John doesn't imagine the relationship between Jesus and us as that of parent to child, but of companionship, of friendship. That's why Joseph Scriven's famous spiritual, "What a friend we have in Jesus," is very much on target. But it is a friendship of profound intimacy, of sharing at the deepest level of our being. Paul once captured it in his letter to the Galatians: "I live," he wrote, "no, rather, it is not I who live, but Christ who lives in me" (Gal2:20). Further, Paul writes to the Romans, "If we live, we live for the Lord; and if we die, we die for the Lord. So, whether we live or die, we belong to the Lord" (Rom 14:8). For John, the life that courses through us is indistinguishable from that which courses through Christ, just as the life of the vine is indistinguishable from that of its branches, and that life is God's own. Perhaps we could ask this question: In what way is this a good image to describe how Jesus wants us to grow in him? In fact, Paul and John nudge us in the direction of a mystical interpretation of our discipleship.
4. Living our life faithfully in our Lord
One of the leading Catholic thinkers of the twentieth century once said that "the Christian of the future will be a mystic, or there won't be any Christians at all." It was Karl Rahner and he meant that we won't be able to rely on external, social support for our Christian faith, sometimes even from the institutional Church. We will remain united to Christ only if we are rooted in a profound inner awareness of the intimate, personal presence of God in our lives. This, he said, is a "mysticism of the everyday." At the Eucharist, we are nourished in this by our own "mothering bread," the bread of life when we share it around the table.
The theologian Henry Nouwen in his book "You are the Beloved" writes that in spite of our loneliness, isolation and rootlessness, "the truth even though I cannot feel it right now, is that I am the chosen child of God, precious in God's eyes, called the Beloved from all eternity, and held safe in an everlasting belief." Perhaps during these difficult times in our country, we must cry out to God for everything. Jesus cautions us, however, that if we’re bearing fruit, we can expect that God will “prune” us—as a gardener trims and cuts back a plant so that it will grow stronger and bear even more fruit. He is teaching us today how to look at our sufferings and trials with the eyes of faith. We need to see our struggles as pruning, by which we are being disciplined and trained so that we can grow in holiness and bear fruits of righteousness (Hebrews 12:4–11).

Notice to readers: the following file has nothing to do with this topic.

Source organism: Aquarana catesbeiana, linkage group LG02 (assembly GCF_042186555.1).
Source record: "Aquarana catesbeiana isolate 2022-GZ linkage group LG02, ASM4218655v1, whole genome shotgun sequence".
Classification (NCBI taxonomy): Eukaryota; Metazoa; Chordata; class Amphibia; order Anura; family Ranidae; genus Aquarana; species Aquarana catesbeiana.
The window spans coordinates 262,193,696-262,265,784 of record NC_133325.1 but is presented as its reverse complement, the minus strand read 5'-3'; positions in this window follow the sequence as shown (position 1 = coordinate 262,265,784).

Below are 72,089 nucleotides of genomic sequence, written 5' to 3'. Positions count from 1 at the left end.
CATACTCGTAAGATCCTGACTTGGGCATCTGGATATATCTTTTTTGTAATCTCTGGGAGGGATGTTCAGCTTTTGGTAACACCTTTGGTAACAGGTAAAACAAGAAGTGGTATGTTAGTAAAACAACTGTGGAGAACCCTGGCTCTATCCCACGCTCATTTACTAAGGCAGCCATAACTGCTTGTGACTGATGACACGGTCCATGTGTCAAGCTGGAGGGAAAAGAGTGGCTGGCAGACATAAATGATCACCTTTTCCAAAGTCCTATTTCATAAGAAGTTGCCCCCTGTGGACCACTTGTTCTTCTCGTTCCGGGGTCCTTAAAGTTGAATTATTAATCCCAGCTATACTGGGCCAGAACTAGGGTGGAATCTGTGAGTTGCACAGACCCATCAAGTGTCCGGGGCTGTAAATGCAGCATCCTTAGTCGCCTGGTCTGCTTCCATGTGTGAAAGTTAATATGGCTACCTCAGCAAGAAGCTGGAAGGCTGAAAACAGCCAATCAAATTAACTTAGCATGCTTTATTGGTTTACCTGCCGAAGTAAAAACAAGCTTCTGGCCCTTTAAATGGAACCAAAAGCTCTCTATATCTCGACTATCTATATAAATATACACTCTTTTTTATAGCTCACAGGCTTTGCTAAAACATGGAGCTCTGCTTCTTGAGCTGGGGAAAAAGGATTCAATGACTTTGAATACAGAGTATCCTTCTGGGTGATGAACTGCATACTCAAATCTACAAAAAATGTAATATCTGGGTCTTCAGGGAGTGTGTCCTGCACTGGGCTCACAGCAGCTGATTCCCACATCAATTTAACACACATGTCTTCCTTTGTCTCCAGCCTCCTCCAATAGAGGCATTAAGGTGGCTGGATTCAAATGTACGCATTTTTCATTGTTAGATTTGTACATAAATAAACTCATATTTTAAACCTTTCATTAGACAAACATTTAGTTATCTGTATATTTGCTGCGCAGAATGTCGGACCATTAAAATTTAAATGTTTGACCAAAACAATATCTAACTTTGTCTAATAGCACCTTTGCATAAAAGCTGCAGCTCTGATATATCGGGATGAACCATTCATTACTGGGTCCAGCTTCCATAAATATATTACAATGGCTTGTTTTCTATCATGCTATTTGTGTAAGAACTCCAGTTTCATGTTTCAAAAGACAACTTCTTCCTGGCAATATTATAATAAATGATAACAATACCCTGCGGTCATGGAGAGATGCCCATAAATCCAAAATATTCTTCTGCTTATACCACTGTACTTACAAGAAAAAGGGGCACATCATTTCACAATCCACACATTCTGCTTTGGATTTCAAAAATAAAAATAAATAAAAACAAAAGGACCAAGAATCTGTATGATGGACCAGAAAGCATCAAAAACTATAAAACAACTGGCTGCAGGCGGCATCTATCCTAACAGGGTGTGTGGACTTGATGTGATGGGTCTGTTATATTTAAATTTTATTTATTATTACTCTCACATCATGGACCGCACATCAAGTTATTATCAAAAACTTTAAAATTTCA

We need to always remain rooted in Him, as today’s Epistle tells us. We remain in Him by keeping His commandment of love, by pondering His words, letting them dwell richly in us (Colossians 3:16), and by always seeking to do what pleases Him. In everything we must be guided by humility, remembering that apart from Him we can do nothing.Questions for reflections:
1. How do I interact with Christ as my companion in navigating this world?
2. How do I rest or remain in God when I am celebrating, navigating or hurting?
3. How might I be called to bear fruit in the world where there is hurt, evil, distrust and division?
4. Am I resisting some pruning that God is trying to do with me?
5. Where might I need to do some pruning in order to strengthen my relationship with Christ?
Beautiful and glorious Lord, Fill me with the comfort and hope of knowing that I am your child, precious in your eyes. Lord, give me each day the wisdom to see which things are important, and which things are not. Show me how best to use the time and talents you have given me. Help me to use all my opportunities wisely, that I may share, through service to others, the good gifts I have received from you. We make this prayer through Jesus Christ our Lord. Amen.
- Olvin Veigas, SJ
1 May 2021
PS: I have written a blogpost on Kahaya/Concoction, a remedy that helps to keep our throat clean and disinfected during this corona pandemic, which I have been doing since August 2020. Please read it on this link